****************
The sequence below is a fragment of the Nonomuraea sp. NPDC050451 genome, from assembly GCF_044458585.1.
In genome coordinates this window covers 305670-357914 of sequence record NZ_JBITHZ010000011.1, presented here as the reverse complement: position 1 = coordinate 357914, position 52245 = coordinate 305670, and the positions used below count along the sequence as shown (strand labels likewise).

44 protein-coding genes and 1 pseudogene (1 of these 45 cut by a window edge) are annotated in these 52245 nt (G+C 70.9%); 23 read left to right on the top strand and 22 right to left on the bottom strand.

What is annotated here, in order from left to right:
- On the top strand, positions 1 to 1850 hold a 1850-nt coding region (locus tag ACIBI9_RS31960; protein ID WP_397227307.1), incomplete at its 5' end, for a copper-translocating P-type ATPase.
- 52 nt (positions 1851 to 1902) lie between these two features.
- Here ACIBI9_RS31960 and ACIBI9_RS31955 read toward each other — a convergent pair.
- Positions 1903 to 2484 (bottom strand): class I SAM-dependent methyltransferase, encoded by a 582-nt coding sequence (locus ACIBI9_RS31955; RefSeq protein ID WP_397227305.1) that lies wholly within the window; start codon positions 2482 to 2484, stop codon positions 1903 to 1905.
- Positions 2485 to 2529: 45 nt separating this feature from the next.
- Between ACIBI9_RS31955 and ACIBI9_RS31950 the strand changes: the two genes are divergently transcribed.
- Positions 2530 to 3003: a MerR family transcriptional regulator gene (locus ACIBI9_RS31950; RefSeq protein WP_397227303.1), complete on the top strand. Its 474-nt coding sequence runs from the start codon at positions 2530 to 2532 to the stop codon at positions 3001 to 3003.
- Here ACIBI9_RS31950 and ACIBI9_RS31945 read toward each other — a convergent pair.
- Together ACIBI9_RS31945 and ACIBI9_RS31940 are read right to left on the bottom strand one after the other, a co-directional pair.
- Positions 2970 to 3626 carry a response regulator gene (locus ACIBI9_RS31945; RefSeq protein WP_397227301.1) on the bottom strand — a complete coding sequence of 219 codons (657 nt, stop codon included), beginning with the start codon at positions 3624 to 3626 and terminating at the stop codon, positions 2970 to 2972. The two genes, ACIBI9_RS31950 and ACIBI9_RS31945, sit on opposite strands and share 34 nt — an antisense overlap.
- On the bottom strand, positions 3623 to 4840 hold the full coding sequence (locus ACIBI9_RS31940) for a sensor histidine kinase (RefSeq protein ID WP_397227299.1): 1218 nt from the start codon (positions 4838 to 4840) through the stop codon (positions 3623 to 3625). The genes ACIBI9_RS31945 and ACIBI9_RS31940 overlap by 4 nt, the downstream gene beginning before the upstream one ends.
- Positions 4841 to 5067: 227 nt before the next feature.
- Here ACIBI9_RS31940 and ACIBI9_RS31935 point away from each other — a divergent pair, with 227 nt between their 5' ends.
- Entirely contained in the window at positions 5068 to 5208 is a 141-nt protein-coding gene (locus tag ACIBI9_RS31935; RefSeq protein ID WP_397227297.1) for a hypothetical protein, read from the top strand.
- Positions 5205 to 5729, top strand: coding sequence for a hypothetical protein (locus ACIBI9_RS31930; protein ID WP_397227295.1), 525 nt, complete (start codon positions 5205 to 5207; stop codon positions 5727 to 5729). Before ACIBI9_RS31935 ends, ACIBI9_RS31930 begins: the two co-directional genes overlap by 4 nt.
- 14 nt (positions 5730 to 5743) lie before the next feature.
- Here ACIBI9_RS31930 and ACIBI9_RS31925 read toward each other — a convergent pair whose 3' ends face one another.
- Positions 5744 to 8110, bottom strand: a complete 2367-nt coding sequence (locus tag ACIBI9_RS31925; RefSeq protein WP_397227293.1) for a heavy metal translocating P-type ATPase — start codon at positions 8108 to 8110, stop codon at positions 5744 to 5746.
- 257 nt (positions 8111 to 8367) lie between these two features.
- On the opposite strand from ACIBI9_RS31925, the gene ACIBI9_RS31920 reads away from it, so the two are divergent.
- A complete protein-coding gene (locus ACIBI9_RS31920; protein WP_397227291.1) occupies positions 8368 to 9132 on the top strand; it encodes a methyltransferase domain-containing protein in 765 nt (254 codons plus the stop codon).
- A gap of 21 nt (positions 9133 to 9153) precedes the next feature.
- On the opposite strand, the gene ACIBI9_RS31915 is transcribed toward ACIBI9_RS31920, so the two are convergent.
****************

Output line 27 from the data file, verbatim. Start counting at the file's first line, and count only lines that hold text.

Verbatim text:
- On the opposite strand, the gene ACIBI9_RS31915 is transcribed toward ACIBI9_RS31920, so the two are convergent.